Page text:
Friday Dev Update: Loot and the Feeling of Awesome

8:19 AM Will Sterling 7 Comments

Have you ever come across a really rare item in a came that makes you insanely giddy inside when you get it? I get that way. At times it almost seems silly to get so excited about an object inside a video game but I just can't help myself. I have many memories of playing games like Morrowind and coming across that really rare item hidden in a stump and feeling like I'd struck gold. Or that feeling you get when a legendary pops up after grinding in Diablo slashing through demons and hordes of enemies.

The point is this: it feels awesome to get good loot. 

We wanted to take this loot based aspect of RPG's and implement it into Salt. When designing a system like this there are a lot of questions to keep in mind. What type of rarities will be there be? How hard will each one be to obtain? How many ways can you obtain it? We asked ourselves these questions and have tried to design a loot system that flows naturally into the world of Salt, but gives you that 'feeling of awesome' when you do finally find that rare item.

Today I want to talk about some of the design choices we've made behind this system and how we plan to expand upon it in the future.

Item rarities and item name color

In Salt we decided to split up items into five rarity categories: common, uncommon, rare, epic, and legendary. These types of rarities will be found in the world of Salt and are indicated by their item name color. This was a concept that we really liked in some RPG's where the moment you saw a different colored text you knew you had found something different and possibly better. It gives that quick and instant feeling of gratification even before you see what the item really is. 

Unique items

One thing we definitely did not want to do was to arbitrarily give rare items (by rare I mean anything above uncommon level items) stats that really meant nothing. We didn't want to randomize stats on items just to get more into the game. For us, the feeling of awesome comes when you find an item that is static and unique. We have intentionally designed each item as having its own unique stats and effects depending on the rarity type. This means that when you find an epic mace in the game, that is the epic mace. It's not a mace with better randomly generated stats, but rather it is a weapon with a specific set of stats and specific effects unique to that item.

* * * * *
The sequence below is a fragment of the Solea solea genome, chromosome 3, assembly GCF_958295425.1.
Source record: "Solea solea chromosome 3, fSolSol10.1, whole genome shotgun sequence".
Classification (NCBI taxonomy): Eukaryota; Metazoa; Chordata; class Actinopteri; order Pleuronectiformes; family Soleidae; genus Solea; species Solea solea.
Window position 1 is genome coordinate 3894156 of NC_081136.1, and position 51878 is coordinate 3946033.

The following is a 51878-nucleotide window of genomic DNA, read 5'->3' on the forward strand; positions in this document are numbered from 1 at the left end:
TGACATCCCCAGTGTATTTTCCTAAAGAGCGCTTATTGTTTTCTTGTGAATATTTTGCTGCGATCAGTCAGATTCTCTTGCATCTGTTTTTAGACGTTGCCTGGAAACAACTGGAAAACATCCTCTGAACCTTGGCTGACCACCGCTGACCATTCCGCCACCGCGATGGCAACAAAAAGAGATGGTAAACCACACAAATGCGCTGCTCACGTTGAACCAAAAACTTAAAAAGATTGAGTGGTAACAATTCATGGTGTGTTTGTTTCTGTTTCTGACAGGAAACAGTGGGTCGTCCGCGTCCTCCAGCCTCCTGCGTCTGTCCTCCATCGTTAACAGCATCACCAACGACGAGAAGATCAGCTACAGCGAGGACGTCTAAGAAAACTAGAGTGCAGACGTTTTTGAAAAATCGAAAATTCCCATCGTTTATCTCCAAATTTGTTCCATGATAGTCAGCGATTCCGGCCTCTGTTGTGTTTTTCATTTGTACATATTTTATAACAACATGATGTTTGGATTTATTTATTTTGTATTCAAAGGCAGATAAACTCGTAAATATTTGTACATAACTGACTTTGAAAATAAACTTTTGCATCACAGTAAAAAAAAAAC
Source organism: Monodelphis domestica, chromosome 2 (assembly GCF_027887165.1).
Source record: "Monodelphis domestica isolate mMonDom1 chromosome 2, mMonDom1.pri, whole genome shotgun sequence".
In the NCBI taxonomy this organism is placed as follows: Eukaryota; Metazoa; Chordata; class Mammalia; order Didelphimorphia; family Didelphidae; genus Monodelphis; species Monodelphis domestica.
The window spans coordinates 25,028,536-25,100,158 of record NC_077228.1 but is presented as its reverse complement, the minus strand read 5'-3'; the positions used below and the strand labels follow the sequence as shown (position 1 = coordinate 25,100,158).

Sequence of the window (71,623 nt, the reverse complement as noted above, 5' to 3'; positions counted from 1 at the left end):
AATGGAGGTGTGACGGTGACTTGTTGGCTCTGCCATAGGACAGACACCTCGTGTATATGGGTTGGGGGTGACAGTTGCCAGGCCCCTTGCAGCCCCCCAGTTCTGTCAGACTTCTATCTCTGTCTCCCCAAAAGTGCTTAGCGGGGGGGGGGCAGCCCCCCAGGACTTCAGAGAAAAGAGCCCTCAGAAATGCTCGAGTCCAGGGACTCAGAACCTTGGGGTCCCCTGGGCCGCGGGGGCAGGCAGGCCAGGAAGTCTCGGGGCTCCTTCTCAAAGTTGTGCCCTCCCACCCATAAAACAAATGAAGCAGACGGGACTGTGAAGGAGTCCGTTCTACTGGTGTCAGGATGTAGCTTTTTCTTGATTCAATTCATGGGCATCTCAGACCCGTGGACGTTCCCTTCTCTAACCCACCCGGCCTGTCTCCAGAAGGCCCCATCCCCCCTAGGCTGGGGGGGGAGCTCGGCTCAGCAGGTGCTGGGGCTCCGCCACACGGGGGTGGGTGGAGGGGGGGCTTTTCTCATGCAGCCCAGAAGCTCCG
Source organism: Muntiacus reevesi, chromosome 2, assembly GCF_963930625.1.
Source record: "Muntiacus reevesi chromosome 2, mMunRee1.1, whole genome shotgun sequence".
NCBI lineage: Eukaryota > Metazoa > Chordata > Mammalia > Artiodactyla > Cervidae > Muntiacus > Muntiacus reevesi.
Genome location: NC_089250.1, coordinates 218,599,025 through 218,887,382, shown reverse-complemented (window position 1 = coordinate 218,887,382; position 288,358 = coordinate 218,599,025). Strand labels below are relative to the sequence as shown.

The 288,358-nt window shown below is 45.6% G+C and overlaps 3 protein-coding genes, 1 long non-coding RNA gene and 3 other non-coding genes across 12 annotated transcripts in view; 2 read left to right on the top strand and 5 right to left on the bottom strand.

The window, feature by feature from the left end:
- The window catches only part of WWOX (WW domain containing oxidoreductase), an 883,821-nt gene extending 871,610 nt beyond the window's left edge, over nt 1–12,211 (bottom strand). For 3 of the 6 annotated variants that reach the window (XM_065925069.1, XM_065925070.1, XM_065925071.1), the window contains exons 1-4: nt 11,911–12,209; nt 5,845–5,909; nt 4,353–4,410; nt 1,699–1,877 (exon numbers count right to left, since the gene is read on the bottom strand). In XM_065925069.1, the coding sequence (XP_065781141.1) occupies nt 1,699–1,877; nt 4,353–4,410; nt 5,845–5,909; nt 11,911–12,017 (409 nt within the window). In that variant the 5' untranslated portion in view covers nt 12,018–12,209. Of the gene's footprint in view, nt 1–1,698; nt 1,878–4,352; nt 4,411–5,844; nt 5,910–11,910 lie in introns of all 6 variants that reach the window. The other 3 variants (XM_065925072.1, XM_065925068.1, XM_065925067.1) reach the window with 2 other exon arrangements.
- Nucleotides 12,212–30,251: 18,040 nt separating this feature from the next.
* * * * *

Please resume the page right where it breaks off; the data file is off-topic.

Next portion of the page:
When you get an awesome item, it means something

I'm going to reference Morrowind again as it stands out in my mind when I think about having awesome gear in a game. In Morrowind, if you have a set of really awesome gear, it meant something. It wasn't as if you just bought the gear. Sure, you could steal gear and sometimes get lucky finding something rare, but in general nice gear was hard to come by. This is a game element that we wanted to implement into Salt. If you have an epic or legendary item, it truly means something. We want these items to be difficult to obtain and encourage you to show off your epic loot to other players. 

Rewarding Playstyles

One very important aspect of our design behind Salt is what we call playstyle focus. In short, playstyle focus is a way for us to let players play Salt the way they want to play. If you want to be a hunter and wear light armor then we will find ways to reward you for doing so. If you want to be an explorer and chart out the seas then we will find ways to reward you. This design aspect was important to mirror in item rewards as well. We don't want to force you into a certain playstyle in order to get good loot. We are constantly trying to evenly distribute item rarities among item types so that there are more epic items out there than just weapons and armor. We want you to be able to show off your awesome pickaxe or awesome compass as well!